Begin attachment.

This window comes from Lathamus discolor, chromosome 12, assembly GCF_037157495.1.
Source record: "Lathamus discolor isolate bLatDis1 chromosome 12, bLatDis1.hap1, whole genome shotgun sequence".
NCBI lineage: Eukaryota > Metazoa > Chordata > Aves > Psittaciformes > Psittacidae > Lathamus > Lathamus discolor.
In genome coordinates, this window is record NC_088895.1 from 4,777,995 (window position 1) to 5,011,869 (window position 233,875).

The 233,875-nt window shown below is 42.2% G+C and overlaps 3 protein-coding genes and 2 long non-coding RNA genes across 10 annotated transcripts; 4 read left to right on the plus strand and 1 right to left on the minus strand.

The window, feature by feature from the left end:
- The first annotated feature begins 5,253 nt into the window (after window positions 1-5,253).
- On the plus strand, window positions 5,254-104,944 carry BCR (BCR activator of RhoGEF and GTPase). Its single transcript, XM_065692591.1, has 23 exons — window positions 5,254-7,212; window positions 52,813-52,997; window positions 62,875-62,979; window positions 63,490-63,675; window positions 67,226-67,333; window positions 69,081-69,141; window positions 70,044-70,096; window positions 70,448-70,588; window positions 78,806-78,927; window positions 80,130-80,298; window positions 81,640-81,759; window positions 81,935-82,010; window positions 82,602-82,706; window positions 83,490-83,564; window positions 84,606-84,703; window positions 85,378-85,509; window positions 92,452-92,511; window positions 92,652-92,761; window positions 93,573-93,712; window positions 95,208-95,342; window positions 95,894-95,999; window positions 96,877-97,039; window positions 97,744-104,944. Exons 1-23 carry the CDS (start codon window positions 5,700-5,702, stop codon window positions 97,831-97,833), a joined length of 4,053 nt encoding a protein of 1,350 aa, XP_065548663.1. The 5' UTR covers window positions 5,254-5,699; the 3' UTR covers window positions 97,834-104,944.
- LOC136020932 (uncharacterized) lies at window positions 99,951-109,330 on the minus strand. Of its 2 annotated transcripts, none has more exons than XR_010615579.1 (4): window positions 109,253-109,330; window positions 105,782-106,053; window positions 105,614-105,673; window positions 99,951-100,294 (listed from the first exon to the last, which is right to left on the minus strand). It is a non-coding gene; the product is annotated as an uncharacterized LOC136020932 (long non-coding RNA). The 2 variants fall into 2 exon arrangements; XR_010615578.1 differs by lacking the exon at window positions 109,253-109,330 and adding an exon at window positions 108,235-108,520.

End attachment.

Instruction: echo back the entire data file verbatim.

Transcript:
This window comes from Lathamus discolor, chromosome 12, assembly GCF_037157495.1.
Source record: "Lathamus discolor isolate bLatDis1 chromosome 12, bLatDis1.hap1, whole genome shotgun sequence".
NCBI lineage: Eukaryota > Metazoa > Chordata > Aves > Psittaciformes > Psittacidae > Lathamus > Lathamus discolor.
In genome coordinates, this window is record NC_088895.1 from 4,777,995 (window position 1) to 5,011,869 (window position 233,875).

The 233,875-nt window shown below is 42.2% G+C and overlaps 3 protein-coding genes and 2 long non-coding RNA genes across 10 annotated transcripts; 4 read left to right on the plus strand and 1 right to left on the minus strand.

The window, feature by feature from the left end:
- The first annotated feature begins 5,253 nt into the window (after window positions 1-5,253).
- On the plus strand, window positions 5,254-104,944 carry BCR (BCR activator of RhoGEF and GTPase). Its single transcript, XM_065692591.1, has 23 exons — window positions 5,254-7,212; window positions 52,813-52,997; window positions 62,875-62,979; window positions 63,490-63,675; window positions 67,226-67,333; window positions 69,081-69,141; window positions 70,044-70,096; window positions 70,448-70,588; window positions 78,806-78,927; window positions 80,130-80,298; window positions 81,640-81,759; window positions 81,935-82,010; window positions 82,602-82,706; window positions 83,490-83,564; window positions 84,606-84,703; window positions 85,378-85,509; window positions 92,452-92,511; window positions 92,652-92,761; window positions 93,573-93,712; window positions 95,208-95,342; window positions 95,894-95,999; window positions 96,877-97,039; window positions 97,744-104,944. Exons 1-23 carry the CDS (start codon window positions 5,700-5,702, stop codon window positions 97,831-97,833), a joined length of 4,053 nt encoding a protein of 1,350 aa, XP_065548663.1. The 5' UTR covers window positions 5,254-5,699; the 3' UTR covers window positions 97,834-104,944.
- LOC136020932 (uncharacterized) lies at window positions 99,951-109,330 on the minus strand. Of its 2 annotated transcripts, none has more exons than XR_010615579.1 (4): window positions 109,253-109,330; window positions 105,782-106,053; window positions 105,614-105,673; window positions 99,951-100,294 (listed from the first exon to the last, which is right to left on the minus strand). It is a non-coding gene; the product is annotated as an uncharacterized LOC136020932 (long non-coding RNA). The 2 variants fall into 2 exon arrangements; XR_010615578.1 differs by lacking the exon at window positions 109,253-109,330 and adding an exon at window positions 108,235-108,520.